Join Mike Gamson for an in-depth discussion in this video Identify your buyer, part of Selling to Executives.
- Every year around the world, something amazing happens, accounts are distributed to sales reps. Sales reps unwraps that package to find out if they're going to have a good year or a bad year and they begin to prioritize their pursuit. Once those accounts have been prioritized, then the real work begins. Who am I going to go after first? How am I going to get in? What am I'm going to say when I get there? Will they engage with me? And, how do I lock them down to next steps? That's what were going to explore right now, and let's get started with how to identify who the right executive is to begin.
The first step is to learn the internal landscape. You want to become an expert about who's who, what do they do? Where do they live and what do they care about? Use Sales Navigator to save the lead and to begin to get educated about your prospect. The next step, and this is something where people can often fall into a trap. Don't be deceived by hierarchy. Often times, a less experienced sales rep will just try to find the most senior person that she can find. What I would caution you on there though, if you go too high, the CEO for an example, you may find that she doesn't care about what you're trying to sell.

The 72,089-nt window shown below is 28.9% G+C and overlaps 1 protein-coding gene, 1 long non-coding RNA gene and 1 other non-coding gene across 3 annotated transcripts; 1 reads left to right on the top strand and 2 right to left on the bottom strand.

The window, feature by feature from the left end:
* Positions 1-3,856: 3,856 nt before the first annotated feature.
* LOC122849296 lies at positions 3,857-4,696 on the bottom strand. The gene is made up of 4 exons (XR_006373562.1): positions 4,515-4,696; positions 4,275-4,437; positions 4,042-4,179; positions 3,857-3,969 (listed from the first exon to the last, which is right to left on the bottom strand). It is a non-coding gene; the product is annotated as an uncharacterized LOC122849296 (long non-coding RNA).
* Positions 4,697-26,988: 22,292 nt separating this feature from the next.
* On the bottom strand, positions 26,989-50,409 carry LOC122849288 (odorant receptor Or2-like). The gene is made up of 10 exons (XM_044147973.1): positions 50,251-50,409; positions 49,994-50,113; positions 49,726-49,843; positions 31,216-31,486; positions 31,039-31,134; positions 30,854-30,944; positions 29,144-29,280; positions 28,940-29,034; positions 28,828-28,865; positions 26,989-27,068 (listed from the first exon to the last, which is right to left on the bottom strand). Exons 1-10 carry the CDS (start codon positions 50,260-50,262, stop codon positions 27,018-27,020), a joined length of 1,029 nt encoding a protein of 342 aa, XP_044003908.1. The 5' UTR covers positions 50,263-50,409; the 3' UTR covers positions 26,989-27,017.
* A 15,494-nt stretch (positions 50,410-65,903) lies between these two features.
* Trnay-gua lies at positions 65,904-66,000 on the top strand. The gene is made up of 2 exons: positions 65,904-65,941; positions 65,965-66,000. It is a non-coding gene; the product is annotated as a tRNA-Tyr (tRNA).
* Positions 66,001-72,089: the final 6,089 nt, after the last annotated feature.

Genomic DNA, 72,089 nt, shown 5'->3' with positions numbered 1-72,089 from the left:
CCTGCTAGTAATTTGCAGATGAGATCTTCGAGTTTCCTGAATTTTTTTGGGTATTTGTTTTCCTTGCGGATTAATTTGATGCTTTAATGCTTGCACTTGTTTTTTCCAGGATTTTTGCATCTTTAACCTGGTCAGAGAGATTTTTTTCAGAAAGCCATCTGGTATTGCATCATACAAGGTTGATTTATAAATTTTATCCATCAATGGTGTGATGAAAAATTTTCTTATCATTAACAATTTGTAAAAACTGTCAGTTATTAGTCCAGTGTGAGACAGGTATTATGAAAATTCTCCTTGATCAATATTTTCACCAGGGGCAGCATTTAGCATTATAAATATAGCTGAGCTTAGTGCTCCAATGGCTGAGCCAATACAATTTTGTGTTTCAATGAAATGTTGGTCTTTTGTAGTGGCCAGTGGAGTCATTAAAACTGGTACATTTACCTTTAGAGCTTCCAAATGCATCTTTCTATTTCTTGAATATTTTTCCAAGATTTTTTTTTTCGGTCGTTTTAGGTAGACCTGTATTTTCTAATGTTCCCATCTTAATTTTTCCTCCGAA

My advice here, is to find that efficient frontier, between a high powered person, who can make an autonomous decision on your behalf and someone who cares enough about what it is that you're there to do, to get into alignment with you. The next step, is to learn the 30,000 foot view. It's time for you to become an expert on what this company cares about, so that you can drill that into what your prospect is going to care about. So actually do the work. Read their earnings announcements.
Listen to those earnings calls. Read what's written at the highest level of the company. Learn the 30,000 foot view. The next step is to get much more intimate about what that executive in particular is up to. Follow them on social media. Make sure that you're engaging with their engagement on everything that's possible. Are there topics that they care about? Are there interests that they have that you can become more educated about? Next, find some junior employees who might be more interested in talking to you.
It's often really hard to do research on an executive because the people immediately around her are also pressed for time, they have no interest in talking to you whatsoever. But often times, you can learn a lot from people who aren't necessarily hierarchically empowered. Maybe it's an assistant, a chief of staff, maybe it's a junior person in the organization that has nothing to do with what your prospect executive does, but who just knows what's going on and who makes decisions. Now finally, it's time to make a call. You've done your research, you understand the landscape, you have a good idea of who's who, and now you got to make a decision, pick your ideal executive and then maybe pick a backup plan, encase your ideal executive doesn't want to engage with you or simply can't on a timeframe that works for you.
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